As 2019 draws nigh and the DOL fiduciary rule overhaul languishes, Klein said, the retirement industry is “left in kind of a limbo situation.” The crux of the issue is that some fiduciary advisers and service providers (and by extension, their plan sponsor clients) decided to rely on the new fiduciary rule to make or permit certain recommendations that they might not feel as comfortable with today, Klein said.

“This will remain a sensitive and pressing topic in 2018, both for advisers and their plan sponsor clients,” he warned. “I still pause now and again and think about what an incredible regulatory struggle we’ve seen advisers and providers go through in the last two years. Together with the influence of accelerating litigation, this has been a very influential time period for our industry and our clients.”

On Klein’s assessment, even though the retirement plan industry has evolved in a lot of important ways, the manner in which providers present fees and articulate value to plan sponsors and to individual participants and beneficiaries has not really evolved. He is firmly in the camp advocating for more transparency.

“At PCS, we strive to explain the benefit of per-capita pricing for recordkeeping versus asset-based pricing—we’re always trying to coach advisers and sponsors about this,” Klein said. “One challenge we have is educating advisers and sponsors about looking at the overall fees.”

According to Klein, even when the structure will result in a better deal overall, there is often a reluctance among plan sponsors to accept a new, stated per-capita fee up front, rather than to just continue to pay what appears to be a small asset-based fee.

“We are working hard to educate advisers and sponsors about not only the benefit of being up-front and more transparent about our fee, but also about how this approach is likely to be less expensive over time,” Klein said. “We are working to find ways to better express this and prepare our advisers to talk about the long-range impact of different pricing structures.”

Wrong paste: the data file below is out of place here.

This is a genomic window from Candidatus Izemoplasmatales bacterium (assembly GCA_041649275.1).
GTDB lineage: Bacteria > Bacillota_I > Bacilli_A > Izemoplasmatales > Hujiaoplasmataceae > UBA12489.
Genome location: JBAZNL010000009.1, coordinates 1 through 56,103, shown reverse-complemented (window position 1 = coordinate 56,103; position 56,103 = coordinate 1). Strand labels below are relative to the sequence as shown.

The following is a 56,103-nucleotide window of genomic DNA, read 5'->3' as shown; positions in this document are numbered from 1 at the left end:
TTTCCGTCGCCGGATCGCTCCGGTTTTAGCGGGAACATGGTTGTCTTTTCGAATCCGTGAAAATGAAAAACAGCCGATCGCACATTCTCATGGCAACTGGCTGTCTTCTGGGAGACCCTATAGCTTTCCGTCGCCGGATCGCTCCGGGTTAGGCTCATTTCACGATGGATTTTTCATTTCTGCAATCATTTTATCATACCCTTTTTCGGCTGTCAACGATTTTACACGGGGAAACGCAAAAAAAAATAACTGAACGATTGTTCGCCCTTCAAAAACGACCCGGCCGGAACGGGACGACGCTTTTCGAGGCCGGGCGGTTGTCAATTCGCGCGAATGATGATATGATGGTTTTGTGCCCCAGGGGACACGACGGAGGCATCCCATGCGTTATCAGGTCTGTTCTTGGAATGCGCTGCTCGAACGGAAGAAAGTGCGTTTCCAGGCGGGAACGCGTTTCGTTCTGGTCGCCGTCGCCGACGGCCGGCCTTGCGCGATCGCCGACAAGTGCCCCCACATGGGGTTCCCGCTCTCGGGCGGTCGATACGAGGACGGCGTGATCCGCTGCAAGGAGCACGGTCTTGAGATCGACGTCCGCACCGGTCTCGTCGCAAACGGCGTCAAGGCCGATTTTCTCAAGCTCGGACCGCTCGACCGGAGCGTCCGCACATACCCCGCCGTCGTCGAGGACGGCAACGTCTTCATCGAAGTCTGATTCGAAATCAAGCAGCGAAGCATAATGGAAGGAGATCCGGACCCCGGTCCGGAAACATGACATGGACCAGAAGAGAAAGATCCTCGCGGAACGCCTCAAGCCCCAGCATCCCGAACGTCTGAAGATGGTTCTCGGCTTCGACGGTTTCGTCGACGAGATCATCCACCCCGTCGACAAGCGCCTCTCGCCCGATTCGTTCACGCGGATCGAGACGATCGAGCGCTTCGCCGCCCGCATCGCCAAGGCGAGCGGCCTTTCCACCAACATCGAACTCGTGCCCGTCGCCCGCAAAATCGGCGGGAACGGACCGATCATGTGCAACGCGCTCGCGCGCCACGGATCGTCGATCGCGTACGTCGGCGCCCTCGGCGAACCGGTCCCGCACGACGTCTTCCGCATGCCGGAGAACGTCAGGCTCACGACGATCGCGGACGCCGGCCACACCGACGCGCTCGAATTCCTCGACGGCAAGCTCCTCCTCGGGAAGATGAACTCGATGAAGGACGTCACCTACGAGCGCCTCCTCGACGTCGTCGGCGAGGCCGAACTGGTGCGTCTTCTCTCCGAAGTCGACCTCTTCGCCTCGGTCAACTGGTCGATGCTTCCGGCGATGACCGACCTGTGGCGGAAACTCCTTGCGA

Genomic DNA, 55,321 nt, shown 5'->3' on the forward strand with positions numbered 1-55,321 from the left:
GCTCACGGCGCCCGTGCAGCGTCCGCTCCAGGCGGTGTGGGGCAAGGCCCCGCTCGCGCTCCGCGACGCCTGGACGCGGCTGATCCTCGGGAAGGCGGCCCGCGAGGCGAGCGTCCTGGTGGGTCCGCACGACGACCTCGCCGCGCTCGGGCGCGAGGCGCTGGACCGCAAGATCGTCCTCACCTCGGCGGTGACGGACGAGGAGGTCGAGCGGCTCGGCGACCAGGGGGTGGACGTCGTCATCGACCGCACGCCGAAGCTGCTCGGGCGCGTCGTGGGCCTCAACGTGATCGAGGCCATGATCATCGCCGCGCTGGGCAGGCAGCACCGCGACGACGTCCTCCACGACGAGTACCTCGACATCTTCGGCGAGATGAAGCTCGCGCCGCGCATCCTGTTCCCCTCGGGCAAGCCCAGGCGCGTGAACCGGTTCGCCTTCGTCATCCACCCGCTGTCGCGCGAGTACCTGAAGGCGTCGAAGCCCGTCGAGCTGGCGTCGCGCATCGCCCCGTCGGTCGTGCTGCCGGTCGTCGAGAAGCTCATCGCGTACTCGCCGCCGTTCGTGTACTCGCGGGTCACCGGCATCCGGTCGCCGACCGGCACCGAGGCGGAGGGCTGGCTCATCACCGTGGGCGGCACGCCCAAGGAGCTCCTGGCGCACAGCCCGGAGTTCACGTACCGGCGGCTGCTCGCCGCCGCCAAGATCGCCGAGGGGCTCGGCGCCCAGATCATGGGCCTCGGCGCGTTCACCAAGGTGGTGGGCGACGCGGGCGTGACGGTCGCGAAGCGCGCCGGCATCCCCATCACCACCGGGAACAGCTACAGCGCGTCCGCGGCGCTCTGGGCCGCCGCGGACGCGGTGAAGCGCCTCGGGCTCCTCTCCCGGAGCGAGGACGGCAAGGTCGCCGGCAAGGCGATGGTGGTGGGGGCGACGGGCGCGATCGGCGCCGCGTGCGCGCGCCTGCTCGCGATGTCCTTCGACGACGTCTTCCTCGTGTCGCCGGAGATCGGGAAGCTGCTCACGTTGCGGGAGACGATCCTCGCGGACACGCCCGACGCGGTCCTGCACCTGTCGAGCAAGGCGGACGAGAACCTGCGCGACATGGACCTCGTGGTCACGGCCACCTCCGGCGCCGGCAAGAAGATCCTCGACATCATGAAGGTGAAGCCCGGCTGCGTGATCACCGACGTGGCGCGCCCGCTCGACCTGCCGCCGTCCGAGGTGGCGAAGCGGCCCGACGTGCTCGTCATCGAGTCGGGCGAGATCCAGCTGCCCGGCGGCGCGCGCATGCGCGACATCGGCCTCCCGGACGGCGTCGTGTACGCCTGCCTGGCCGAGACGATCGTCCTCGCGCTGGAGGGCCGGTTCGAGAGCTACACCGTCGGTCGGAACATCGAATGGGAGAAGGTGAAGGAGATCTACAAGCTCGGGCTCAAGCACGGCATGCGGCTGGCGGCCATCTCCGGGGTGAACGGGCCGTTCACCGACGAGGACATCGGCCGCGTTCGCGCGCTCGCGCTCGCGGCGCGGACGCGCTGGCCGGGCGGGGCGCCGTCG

Revenue Sharing Debate Will Continue

According to Jason Brafman, director at John Hancock Investments, DC retirement plan sponsors continue to pare back their investment menus in the interest of making it easier for participants to build rational allocations.

Brafman spoke recently on a panel with Vincent Smith, partner and senior consultant at Fiduciary Investment Advisors, during the Best of PSNC 2018 event in Boston.

While it may seem almost patronizing from the perspective of those working in daily on retirement plans, Smith and Brafman said, it is important to be frank with participants and make sure they don’t think their funds or account administration is free. In fact this remains a pervasive incorrect belief among plan participants, they warned.

“It is the responsibility of providers and sponsors to be transparent about how fees are being assessed, why they are being assessed this way, and what the exact terms of that structure are,” Smith said.

Both panelists agreed there is still a debate going on about the use of revenue sharing—a debate that is unlike to be resolved even by the end of 2019. In particular, plan sponsors are debating whether simply declaring no revenue sharing is better in the name of simplicity and transparency, or whether it is still worthwhile to collaborate with a recordkeeper to create pricing efficiencies through proprietary investment revenue sharing on a net cost basis.

“Often you can get a cheaper all-in cost by using revenue sharing, but the other side of the coin is that this can be very confusing for participants, and for that reason alone it may be better to go with zero revenue sharing, unless you can really educate the plan population and get everyone to realize what is really going on,” Brafman said. “That’s where the trend away from revenue sharing is coming from.”

According to the pair, most plan sponsors placing new recordkeeping business today are favoring paying up front a flat dollar fee for recordkeeping. However, Brafman and Smith agreed this is also not always the best way to pay, especially for smaller plans.

“Plan sponsors want to know how they should address the ‘fee-leveling’ conversation with participants,” Smith said. “This will remain an important conversation to have with advisers and providers.”